Fred Rogers Took a Stand Against Racial Inequality

Although there was no law of segregation in the US until the 1960s, black citizens were not adopted as equal partners in public life. This situation was reflected in many community pools around the country, in which whites prevented blacks from sharing water with them.

It was in this atmosphere that Fred Rogers performed a simple yet meaningful act in episode 1065 of Mr. Rogers Neighborhood, which aired on May 9, 1969. Rogers invited Clemmons, a black police officer on the show, to join him and cool him down. Legs in a small plastic wading pool. When Clemmons sat and put his feet in the water, right next to Rogers, the two men broke a famous color barrier.

Despite the Civil Rights Act of 1964, pools across the country were still kept separate.

In the 20th century, many communities in the United States built pools for children and adults to swim and splatter. However, some of these places were welcomed by black people.

Many whites thought of pools as thoughtless because they fueled the racist notion that African Americans were more likely to spread the disease. Pool-goers were also stripped of color due to great fear about the need to protect the trait of white women from predatory black men.

There was a law of secession throughout the South. And although Jim Crow laws were not often on the books in northern locations, there was discriminatory behavior there. Isolation in the pool was sometimes enforced by intimidation and violence, such as beating any black swimmer who tried to get in the water.

Like buses and lunch counters, pools became places of protest during the civil rights fight. In 1964, a group of blacks and whites leaped into an isolated pool at a motel in St. Augustine, Florida. This enraged the manager that he had added acid to the water (fortunately, the acid in the pool water was dilute and no one was injured).

The Civil Rights Act of 1964 ended the accepted segregation of various races in public areas. But many white people opposed the rapport, including pools. In 1969, pools around the country were still shutting down black people.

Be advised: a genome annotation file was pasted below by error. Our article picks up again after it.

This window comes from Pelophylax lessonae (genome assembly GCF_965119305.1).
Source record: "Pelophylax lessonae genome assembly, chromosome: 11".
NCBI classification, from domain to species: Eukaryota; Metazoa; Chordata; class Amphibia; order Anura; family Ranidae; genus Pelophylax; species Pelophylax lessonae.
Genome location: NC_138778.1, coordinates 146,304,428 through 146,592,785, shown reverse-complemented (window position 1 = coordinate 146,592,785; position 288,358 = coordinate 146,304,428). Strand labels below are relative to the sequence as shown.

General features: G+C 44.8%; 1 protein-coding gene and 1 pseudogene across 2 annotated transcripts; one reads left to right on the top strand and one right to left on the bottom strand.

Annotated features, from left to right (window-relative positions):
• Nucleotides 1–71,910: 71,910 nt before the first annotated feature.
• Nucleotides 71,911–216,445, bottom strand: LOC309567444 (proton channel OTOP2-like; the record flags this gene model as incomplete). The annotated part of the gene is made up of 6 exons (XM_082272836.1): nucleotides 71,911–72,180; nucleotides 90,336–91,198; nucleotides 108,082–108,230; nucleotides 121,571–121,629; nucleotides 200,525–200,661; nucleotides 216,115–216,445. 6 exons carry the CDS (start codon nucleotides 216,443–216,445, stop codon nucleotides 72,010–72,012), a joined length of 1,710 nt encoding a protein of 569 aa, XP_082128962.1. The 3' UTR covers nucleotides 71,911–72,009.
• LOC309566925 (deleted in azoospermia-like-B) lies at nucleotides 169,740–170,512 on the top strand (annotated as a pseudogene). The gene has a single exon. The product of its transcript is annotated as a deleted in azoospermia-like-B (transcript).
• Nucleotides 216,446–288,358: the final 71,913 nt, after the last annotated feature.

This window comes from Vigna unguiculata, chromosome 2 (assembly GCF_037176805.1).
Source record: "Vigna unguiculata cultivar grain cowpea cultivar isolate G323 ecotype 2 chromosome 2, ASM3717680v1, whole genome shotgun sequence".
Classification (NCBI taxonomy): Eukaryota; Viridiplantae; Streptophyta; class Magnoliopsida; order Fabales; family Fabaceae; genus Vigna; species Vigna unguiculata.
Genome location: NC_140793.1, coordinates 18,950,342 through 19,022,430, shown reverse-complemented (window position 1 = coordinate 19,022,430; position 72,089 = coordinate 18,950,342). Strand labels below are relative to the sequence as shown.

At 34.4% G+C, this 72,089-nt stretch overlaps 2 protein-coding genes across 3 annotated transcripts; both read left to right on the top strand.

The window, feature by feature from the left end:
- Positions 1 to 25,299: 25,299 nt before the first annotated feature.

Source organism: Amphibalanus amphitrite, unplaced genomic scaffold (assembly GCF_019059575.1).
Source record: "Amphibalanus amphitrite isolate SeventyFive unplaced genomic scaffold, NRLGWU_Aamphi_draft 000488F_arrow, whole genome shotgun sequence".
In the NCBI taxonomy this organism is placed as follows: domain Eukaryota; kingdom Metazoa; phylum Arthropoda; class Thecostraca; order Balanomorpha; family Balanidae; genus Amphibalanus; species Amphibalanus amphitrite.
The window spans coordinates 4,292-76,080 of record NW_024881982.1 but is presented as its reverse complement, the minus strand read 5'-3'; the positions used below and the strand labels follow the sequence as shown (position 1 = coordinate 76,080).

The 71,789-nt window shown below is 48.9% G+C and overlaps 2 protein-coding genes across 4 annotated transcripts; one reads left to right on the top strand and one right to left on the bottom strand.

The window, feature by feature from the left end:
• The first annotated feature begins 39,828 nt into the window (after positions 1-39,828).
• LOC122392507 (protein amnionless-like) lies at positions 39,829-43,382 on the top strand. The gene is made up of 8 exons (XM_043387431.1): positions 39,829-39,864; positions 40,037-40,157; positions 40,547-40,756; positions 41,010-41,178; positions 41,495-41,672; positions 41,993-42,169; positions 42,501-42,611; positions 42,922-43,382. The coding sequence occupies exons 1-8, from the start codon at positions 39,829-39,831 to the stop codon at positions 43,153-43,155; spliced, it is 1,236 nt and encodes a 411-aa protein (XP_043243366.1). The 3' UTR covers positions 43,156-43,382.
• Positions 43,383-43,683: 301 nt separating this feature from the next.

Mr. Rogers and Officer Kleiman shared not only a pool, but also a towel

Rogers knew that the pool continued to prohibit black people from entering in 1969 and racial tensions were rising – Martin Luther King Jr. was murdered a year earlier. So he sent a deliberate message in the episode of Mr. Rogers Neighborhood on May 9, 1969.

During the show, Rogers asks Officer Clemmons if he wants to cool his feet with Rogers in the children’s wading pool, a black police officer played by François Clemmons. Clemmons initially declined the invitation, noting that he did not have a towel – but Rogers said Clemons could share his.

The action in the 1065 episode was not complicated: two men took off their shoes and socks, took off their pants and then swung their feet together in a shallow pool on a hot day. But Rogers and Clemons demonstrated that a black man and a white man can share water in peace.

When Clemmons was to go, he used Rogers’ towel to dry his feet, as promised. Rogers left the pool directly after Clemson and proceeded to use the same towel. Their casual intimacy highlighted the possibility of black citizens being denied access to pools, or any other place in society.

After the episode, Kleiman hoped ‘the world would change’

An episode of Mr. Rogers Neighborhood could not possibly erase the long history of discrimination at the pool and elsewhere. But Rogers’ task was a step towards freeing blacks and whites to splatter, swim, and live together.

As Clemmons told the Pittsburgh City Paper in 2018, “I instilled in me the hope that, one day, the world will change. And I think the world still hasn’t changed completely, but it’s changing. We.” .. getting there.”

Rogers’ own life reflects how attitudes can change. In the 1960s and ’70s he asked Gay Clemons to hide his sexuality for the sake of the show; Clemmons, realizing that homosexuality was widely condemned at the time, followed suit. However, Rogers personally came to accept Kleiman.

The pair recreated the pool scene after 24 years

Both Clemmons and Rogers understood the importance of their pool scene. In 2018, Clemmons told a Vermont news website, “It was a definite call for social action on Fred’s behalf. It was his way of speaking about race relations in America.” There remains a reconciliation of the messages of love, kindness, and acceptance that Rogers was trying to share with his show’s audience.

In 1993, when Clemmons made his final appearance on the show, he and Rogers recreated the pool scene, during which Clemmons sang “Many Ways to Say I Love You”. But this time Clemmons didn’t just use Rogers ‘towel – Rogers took the towel and dried Clemens’ feet himself.

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